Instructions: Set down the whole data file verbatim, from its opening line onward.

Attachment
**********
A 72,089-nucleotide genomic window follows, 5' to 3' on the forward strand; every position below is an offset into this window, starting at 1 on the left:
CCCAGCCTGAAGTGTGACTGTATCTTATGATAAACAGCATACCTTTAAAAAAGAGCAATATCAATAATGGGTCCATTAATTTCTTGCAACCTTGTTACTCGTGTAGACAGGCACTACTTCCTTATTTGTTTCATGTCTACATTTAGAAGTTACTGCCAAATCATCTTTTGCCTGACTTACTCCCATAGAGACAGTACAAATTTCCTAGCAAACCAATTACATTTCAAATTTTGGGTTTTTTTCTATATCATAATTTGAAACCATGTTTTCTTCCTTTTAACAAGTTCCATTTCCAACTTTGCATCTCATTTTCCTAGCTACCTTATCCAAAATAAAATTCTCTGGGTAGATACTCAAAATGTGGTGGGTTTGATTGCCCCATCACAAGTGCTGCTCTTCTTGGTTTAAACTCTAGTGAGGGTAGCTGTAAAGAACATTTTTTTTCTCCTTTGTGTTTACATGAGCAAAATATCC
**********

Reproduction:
A 72,089-nucleotide genomic window follows, 5' to 3' on the forward strand; every position below is an offset into this window, starting at 1 on the left:
CCCAGCCTGAAGTGTGACTGTATCTTATGATAAACAGCATACCTTTAAAAAAGAGCAATATCAATAATGGGTCCATTAATTTCTTGCAACCTTGTTACTCGTGTAGACAGGCACTACTTCCTTATTTGTTTCATGTCTACATTTAGAAGTTACTGCCAAATCATCTTTTGCCTGACTTACTCCCATAGAGACAGTACAAATTTCCTAGCAAACCAATTACATTTCAAATTTTGGGTTTTTTTCTATATCATAATTTGAAACCATGTTTTCTTCCTTTTAACAAGTTCCATTTCCAACTTTGCATCTCATTTTCCTAGCTACCTTATCCAAAATAAAATTCTCTGGGTAGATACTCAAAATGTGGTGGGTTTGATTGCCCCATCACAAGTGCTGCTCTTCTTGGTTTAAACTCTAGTGAGGGTAGCTGTAAAGAACATTTTTTTTCTCCTTTGTGTTTACATGAGCAAAATATCC